ìMy priority soon began to shift towards my black culture and I was convinced that Annieís family was racist and abused their white privilege. I needed to be with my own kind and abruptly told Annie I wanted a divorce. She thought I was kidding but I was dissatisfied with my life and believed that in order to change it, I would need to leave her. I told her that I wanted...ìto be with my own kind.î I also believed that her family and friends had never accepted the fact that I was African-American and I thought them all to be racists. I could read lips but most of the time I chose not to socialize with Annieís friends. I was not certain that I should have married outside my race. I thought the people that I worked with were conspiring against me. I wanted to go to law school but they probably wouldnít let in a deaf, black man. I wanted to start my own business that evolved around the deaf community because there is nothing specialized just for them. I also wanted to run for Congress, I had many other things to worry about than my marriage.î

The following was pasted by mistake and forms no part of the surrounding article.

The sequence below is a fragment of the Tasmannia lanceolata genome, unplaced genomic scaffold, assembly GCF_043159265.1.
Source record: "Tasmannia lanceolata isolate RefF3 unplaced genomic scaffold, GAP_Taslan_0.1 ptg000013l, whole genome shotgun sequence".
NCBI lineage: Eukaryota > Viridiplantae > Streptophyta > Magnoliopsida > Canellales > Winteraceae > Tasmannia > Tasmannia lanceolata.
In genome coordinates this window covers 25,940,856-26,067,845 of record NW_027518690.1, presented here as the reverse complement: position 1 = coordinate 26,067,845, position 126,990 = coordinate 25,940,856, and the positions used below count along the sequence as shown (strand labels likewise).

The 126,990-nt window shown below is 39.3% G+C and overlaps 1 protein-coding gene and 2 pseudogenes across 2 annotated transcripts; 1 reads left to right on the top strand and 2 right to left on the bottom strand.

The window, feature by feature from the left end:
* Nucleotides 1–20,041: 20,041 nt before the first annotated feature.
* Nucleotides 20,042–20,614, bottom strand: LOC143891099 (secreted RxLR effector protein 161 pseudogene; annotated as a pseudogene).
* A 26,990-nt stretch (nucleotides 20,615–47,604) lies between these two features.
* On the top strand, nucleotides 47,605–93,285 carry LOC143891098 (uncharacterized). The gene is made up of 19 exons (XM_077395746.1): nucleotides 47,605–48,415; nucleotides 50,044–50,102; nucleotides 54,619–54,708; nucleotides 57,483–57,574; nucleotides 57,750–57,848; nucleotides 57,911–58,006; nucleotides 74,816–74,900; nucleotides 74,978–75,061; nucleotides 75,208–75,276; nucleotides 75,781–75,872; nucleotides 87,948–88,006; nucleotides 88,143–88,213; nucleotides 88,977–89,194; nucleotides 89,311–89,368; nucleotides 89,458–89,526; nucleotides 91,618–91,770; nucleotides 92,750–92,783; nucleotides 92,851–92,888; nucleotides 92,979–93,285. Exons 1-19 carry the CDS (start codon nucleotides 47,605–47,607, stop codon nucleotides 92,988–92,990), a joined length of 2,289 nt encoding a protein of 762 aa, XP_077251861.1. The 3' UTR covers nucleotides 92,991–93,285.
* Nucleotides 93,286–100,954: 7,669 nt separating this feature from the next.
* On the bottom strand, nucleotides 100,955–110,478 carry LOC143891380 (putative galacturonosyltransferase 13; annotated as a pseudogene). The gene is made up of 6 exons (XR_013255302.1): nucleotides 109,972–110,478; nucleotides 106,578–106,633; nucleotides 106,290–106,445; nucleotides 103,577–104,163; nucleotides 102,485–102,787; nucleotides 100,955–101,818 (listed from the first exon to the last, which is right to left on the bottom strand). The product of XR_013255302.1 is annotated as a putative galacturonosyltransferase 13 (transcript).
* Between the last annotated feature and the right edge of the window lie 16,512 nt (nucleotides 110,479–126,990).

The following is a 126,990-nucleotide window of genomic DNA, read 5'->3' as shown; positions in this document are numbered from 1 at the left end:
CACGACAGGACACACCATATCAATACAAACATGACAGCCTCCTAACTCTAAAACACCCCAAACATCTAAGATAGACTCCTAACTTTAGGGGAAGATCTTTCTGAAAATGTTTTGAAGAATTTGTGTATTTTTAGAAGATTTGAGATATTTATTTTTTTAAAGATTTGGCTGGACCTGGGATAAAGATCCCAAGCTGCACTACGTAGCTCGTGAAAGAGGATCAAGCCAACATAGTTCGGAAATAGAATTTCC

Annie cried every day for months and just kept telling me that she did not understand. We encouraged Annie to initiate the divorce proceedings; Thomas signed the agreement to give Annie the house, and pay for the brand new truck he bought without Annieís knowledge. It seemed like a nightmare that would never end. Crossing out the days on the calendar and praying that each day would end to get closer to not dealing with his absurd behavior. He acted as though he didnít do anything wrong. It was extremely difficult for me because I could not do anything for Annie. She was inconsolable because her dream was to meet Mr. Right, fall in love, get married, have children, and her dream was shattered. These memorable events became blurred by her husbandís shocking realization that as an African American, he should be married to someone of the same race. Our familyís motto was to follow the Golden Rule and we treated each other with the utmost respect. I watched this couple conquer so many obstacles, societyís scrutiny of an interracial couple, Annie being accepted into the Deaf community, and the communication gap. Unfortunately, the pride obtained from overcoming these issues faded and resentment set in. Thomas became jealous and angry towards Annie because she was hearing and argued that she had so many more privileges than he did because she was white.